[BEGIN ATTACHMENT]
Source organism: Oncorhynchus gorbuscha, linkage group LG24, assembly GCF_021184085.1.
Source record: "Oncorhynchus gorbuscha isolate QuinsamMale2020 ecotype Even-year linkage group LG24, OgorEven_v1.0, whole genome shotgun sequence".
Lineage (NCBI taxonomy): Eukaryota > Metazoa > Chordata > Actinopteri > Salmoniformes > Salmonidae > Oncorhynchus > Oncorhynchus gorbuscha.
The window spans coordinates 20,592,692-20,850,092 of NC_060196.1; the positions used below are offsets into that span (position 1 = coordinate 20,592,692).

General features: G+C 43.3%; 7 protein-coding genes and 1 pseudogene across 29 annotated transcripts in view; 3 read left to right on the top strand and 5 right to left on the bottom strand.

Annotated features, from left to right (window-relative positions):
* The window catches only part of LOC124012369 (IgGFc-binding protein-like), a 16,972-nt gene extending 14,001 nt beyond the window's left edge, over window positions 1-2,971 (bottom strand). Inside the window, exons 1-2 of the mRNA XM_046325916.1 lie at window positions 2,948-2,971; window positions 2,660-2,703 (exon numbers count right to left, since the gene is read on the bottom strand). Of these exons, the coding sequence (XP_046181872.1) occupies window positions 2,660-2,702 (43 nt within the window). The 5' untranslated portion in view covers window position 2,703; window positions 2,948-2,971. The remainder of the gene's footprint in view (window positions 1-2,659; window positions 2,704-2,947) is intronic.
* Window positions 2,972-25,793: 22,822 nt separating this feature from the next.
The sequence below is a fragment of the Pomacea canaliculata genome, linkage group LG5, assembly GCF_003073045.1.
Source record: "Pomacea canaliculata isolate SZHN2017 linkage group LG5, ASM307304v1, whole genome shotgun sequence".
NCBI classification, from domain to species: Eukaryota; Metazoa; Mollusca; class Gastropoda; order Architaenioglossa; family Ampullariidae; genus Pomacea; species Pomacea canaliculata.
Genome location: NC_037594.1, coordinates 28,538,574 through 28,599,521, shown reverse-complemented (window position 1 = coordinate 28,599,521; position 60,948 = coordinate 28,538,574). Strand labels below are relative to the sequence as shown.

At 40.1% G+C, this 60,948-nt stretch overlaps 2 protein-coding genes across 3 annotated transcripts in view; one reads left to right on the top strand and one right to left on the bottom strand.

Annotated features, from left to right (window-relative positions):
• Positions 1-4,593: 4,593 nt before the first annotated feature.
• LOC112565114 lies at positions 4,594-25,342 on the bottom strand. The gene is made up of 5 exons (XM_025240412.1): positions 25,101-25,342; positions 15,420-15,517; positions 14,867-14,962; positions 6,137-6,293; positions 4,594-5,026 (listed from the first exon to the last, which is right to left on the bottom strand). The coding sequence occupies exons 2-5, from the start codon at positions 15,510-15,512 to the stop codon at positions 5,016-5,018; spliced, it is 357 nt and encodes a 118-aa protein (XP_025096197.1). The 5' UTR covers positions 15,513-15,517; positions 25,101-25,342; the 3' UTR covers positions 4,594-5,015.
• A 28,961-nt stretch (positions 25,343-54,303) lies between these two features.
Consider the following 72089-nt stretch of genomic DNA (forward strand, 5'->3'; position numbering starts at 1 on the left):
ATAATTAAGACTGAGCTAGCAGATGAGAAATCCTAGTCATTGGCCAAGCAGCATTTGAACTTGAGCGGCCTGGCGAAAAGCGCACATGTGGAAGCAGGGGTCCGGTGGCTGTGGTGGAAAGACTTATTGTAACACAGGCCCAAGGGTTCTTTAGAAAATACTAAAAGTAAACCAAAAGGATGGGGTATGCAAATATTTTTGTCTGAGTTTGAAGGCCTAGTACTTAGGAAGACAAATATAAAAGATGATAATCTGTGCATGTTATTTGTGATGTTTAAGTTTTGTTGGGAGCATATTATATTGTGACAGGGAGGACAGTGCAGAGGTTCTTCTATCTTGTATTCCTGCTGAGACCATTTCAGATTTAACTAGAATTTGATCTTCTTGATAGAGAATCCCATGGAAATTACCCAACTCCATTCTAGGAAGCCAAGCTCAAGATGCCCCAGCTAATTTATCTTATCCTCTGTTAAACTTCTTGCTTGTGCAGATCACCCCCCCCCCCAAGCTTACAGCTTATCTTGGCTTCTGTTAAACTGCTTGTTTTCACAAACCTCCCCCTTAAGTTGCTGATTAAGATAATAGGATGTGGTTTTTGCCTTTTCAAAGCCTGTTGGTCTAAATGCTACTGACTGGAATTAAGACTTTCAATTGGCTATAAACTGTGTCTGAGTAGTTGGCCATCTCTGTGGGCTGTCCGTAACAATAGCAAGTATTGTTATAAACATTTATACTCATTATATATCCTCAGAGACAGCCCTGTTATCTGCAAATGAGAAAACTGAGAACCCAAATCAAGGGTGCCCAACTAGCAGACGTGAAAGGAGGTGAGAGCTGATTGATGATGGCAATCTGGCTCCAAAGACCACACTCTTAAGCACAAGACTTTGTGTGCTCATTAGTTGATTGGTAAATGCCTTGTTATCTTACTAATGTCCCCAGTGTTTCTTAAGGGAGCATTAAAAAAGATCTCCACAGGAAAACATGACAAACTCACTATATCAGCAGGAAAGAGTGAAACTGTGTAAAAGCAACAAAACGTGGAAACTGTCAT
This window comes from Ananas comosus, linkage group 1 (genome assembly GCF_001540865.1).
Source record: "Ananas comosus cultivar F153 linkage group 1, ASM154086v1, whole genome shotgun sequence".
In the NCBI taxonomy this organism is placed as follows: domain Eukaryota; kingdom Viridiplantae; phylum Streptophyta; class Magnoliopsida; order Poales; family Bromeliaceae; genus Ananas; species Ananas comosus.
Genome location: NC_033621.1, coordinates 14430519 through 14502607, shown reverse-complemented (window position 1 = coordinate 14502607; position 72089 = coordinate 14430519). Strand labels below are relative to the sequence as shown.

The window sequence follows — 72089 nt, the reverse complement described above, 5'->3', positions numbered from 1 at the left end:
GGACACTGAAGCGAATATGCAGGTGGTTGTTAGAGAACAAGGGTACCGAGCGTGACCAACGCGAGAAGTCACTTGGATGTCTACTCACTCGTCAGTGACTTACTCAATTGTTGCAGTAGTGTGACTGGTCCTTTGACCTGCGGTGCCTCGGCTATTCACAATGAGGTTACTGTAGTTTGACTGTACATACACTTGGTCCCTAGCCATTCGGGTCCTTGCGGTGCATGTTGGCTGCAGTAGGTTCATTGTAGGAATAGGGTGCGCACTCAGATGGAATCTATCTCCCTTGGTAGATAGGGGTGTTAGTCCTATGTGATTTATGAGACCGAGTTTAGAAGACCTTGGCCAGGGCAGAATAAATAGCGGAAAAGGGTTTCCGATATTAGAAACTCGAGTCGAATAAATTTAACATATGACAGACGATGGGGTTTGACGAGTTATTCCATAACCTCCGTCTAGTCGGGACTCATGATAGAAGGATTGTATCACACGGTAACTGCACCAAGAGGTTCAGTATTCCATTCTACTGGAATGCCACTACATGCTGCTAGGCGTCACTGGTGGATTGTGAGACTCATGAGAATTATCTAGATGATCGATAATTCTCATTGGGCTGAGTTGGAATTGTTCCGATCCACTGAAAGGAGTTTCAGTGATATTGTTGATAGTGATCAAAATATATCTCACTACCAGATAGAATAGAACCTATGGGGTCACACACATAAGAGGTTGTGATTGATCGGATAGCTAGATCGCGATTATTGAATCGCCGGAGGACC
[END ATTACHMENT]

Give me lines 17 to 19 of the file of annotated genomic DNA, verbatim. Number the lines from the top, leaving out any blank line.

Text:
• A 28,961-nt stretch (positions 25,343-54,303) lies between these two features.
Consider the following 72089-nt stretch of genomic DNA (forward strand, 5'->3'; position numbering starts at 1 on the left):
ATAATTAAGACTGAGCTAGCAGATGAGAAATCCTAGTCATTGGCCAAGCAGCATTTGAACTTGAGCGGCCTGGCGAAAAGCGCACATGTGGAAGCAGGGGTCCGGTGGCTGTGGTGGAAAGACTTATTGTAACACAGGCCCAAGGGTTCTTTAGAAAATACTAAAAGTAAACCAAAAGGATGGGGTATGCAAATATTTTTGTCTGAGTTTGAAGGCCTAGTACTTAGGAAGACAAATATAAAAGATGATAATCTGTGCATGTTATTTGTGATGTTTAAGTTTTGTTGGGAGCATATTATATTGTGACAGGGAGGACAGTGCAGAGGTTCTTCTATCTTGTATTCCTGCTGAGACCATTTCAGATTTAACTAGAATTTGATCTTCTTGATAGAGAATCCCATGGAAATTACCCAACTCCATTCTAGGAAGCCAAGCTCAAGATGCCCCAGCTAATTTATCTTATCCTCTGTTAAACTTCTTGCTTGTGCAGATCACCCCCCCCCCCAAGCTTACAGCTTATCTTGGCTTCTGTTAAACTGCTTGTTTTCACAAACCTCCCCCTTAAGTTGCTGATTAAGATAATAGGATGTGGTTTTTGCCTTTTCAAAGCCTGTTGGTCTAAATGCTACTGACTGGAATTAAGACTTTCAATTGGCTATAAACTGTGTCTGAGTAGTTGGCCATCTCTGTGGGCTGTCCGTAACAATAGCAAGTATTGTTATAAACATTTATACTCATTATATATCCTCAGAGACAGCCCTGTTATCTGCAAATGAGAAAACTGAGAACCCAAATCAAGGGTGCCCAACTAGCAGACGTGAAAGGAGGTGAGAGCTGATTGATGATGGCAATCTGGCTCCAAAGACCACACTCTTAAGCACAAGACTTTGTGTGCTCATTAGTTGATTGGTAAATGCCTTGTTATCTTACTAATGTCCCCAGTGTTTCTTAAGGGAGCATTAAAAAAGATCTCCACAGGAAAACATGACAAACTCACTATATCAGCAGGAAAGAGTGAAACTGTGTAAAAGCAACAAAACGTGGAAACTGTCAT